The district’s overall FCI is 32.14%.
The facilities analysis also projects maintenance costs for the next 10 years based on six distinct spending scenarios. If, for instance, the district continues to spend what it currently allocates to capital costs, the district’s FCI will rise to 47.42%. A scenario that eliminates all of the district’s anticipated deficiencies over the next ten years would cost a combined $7.79 billion.
Going forward, officials want to ensure all schools have an FCI below 45% and will generally prioritize projects that move the district toward that goal, said Floyd. Naturally, schools with higher FCIs are the most likely targets for rehabilitation.
The chart below shows all schools with an FCI over 60%. Again, these are facilities that should at least be considered for replacement or closure, according to the report.
|Bache-Martin (Bache building)||69.33%|
Schools with high FCIs may not be in obvious disrepair. Most maintenance costs relate to outdated internal systems–such as heating and cooling apparatuses–or structural infirmities.
But the poor conditions of a school’s inner workings can have major external consequences. Roughly one year ago, a district maintenance worker named Chris Trakimas died after a boiler exploded at an elementary school in Northwest Philadelphia.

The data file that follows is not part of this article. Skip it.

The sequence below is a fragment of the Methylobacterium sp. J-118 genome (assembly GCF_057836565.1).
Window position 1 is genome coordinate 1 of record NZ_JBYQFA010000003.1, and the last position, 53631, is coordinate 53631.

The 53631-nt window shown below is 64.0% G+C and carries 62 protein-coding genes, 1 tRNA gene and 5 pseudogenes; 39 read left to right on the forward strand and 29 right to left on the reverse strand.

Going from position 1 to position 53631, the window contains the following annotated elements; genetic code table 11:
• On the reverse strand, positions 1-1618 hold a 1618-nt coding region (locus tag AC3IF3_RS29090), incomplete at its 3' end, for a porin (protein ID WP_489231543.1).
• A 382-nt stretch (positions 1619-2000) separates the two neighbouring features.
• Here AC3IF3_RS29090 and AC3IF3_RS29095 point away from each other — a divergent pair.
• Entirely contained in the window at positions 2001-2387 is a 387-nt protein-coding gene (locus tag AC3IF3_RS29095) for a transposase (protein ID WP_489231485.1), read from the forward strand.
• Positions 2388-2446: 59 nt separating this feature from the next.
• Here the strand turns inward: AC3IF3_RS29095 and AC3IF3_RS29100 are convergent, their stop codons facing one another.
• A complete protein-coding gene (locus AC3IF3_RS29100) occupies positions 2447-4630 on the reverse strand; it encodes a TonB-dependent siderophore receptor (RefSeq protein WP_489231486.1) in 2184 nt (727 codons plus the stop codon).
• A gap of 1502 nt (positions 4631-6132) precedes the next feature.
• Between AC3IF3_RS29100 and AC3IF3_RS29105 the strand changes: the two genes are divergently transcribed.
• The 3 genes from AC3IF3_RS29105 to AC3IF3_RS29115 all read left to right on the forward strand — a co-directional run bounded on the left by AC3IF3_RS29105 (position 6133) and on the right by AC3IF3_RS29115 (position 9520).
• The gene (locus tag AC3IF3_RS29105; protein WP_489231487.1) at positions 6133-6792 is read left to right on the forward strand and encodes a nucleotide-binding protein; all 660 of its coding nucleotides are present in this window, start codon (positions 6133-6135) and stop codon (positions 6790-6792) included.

More commonly, outdated internal systems can produce a day-to-day drag on teaching and learning. At Mayfair School in Northeast Philadelphia, the electrical system was stretched so thin the school wasn’t able to plug in laptop carts until the entire infrastructure was overhauled.
“It is so critical for a modern educational instructional program to have basic entities like electricity to plug in a smartboard,” said Mayfair principal Guy Lowery.
Sometimes, deterioriating conditions inside the school walls are also reflected on the outside.
Take the case of Cassidy Elementary School in far West Philadelphia. Cassidy ranks dead last among the district’s school buildings in FCI.